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Many of us are being misled. Claiming to know dark secrets about public officials, hidden causes of the current economic situation, and nefarious plans and plots, those who spread rumors know precisely what they are doing. And in the era of social media and the Internet, they know a lot about how to manipulate the mechanics of false rumors—social cascades, group polarization, and biased assimilation. They also know that the presumed correctives—publishing balanced information, issuing corrections, and trusting the marketplace of ideas—do not always work. All of us are vulnerable.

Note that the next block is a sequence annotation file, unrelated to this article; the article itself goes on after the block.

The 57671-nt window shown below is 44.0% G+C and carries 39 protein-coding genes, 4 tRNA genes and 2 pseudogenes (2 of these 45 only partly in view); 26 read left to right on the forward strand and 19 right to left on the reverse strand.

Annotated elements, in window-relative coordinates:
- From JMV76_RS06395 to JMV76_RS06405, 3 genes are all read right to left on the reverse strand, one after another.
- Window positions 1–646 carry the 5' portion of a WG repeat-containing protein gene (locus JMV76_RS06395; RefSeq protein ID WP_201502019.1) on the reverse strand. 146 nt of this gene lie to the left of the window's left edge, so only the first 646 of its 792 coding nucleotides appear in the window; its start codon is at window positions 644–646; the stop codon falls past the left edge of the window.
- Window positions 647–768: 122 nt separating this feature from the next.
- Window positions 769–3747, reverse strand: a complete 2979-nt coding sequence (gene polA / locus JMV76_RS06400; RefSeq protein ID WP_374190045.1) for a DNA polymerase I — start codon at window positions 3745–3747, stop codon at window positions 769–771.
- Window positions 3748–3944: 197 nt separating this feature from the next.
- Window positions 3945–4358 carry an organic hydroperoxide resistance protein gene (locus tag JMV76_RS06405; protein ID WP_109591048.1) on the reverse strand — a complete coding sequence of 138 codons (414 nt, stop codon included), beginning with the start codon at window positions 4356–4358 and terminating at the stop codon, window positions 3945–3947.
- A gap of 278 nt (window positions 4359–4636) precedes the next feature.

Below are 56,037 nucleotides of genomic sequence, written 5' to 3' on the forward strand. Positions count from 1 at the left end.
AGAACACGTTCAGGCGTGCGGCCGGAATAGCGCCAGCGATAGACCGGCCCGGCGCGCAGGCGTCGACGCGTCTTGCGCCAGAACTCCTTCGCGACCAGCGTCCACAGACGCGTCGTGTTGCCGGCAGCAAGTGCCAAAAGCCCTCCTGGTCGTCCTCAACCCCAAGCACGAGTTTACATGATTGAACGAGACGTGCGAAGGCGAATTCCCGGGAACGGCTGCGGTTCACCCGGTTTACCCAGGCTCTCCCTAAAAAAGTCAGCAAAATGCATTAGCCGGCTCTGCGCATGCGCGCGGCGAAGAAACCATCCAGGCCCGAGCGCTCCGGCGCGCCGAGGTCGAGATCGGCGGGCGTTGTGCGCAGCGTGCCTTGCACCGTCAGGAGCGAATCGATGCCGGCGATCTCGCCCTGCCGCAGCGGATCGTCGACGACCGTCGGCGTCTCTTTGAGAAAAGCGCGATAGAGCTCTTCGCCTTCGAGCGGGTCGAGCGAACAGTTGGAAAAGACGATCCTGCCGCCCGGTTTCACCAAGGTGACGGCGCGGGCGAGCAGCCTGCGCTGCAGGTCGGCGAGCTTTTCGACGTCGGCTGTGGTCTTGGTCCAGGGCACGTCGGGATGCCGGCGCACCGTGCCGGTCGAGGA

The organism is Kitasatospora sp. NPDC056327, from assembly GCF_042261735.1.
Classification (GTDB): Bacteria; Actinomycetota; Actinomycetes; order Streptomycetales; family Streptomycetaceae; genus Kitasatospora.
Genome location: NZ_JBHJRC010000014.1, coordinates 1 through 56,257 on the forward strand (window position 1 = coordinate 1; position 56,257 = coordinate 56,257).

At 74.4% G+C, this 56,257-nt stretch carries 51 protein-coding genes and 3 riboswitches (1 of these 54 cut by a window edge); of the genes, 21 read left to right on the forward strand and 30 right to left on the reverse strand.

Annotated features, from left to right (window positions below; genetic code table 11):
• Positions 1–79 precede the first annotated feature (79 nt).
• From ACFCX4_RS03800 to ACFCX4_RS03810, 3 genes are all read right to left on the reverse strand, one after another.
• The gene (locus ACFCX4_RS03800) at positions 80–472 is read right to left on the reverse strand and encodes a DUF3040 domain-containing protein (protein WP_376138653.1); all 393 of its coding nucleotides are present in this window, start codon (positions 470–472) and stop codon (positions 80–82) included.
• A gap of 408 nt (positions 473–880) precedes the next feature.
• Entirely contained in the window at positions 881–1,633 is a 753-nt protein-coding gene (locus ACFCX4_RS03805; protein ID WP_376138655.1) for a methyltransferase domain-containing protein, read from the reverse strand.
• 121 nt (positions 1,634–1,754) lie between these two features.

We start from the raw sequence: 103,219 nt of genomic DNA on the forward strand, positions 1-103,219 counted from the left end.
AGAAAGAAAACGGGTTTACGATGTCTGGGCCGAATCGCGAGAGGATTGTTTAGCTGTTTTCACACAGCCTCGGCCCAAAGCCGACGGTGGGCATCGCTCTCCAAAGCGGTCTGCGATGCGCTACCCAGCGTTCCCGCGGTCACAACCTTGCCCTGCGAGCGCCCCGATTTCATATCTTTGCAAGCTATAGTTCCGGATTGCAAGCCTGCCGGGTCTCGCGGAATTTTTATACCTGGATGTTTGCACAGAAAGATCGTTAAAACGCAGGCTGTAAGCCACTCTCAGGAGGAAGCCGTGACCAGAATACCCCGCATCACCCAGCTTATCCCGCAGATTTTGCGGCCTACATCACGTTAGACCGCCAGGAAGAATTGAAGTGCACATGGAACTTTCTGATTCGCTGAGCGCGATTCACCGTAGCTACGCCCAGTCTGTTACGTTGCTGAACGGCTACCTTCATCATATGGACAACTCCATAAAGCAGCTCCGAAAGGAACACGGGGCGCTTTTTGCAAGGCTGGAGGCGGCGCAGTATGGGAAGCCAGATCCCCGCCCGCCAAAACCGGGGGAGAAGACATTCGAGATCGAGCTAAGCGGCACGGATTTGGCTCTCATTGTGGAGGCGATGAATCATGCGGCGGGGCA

In On Rumors, Cass Sunstein uses examples from the real world and from behavioral studies to explain why certain rumors spread like wildfire, what their consequences are, and what we can do to avoid being misled. In a new afterword, he revisits his arguments in light of his time working in the Obama administration.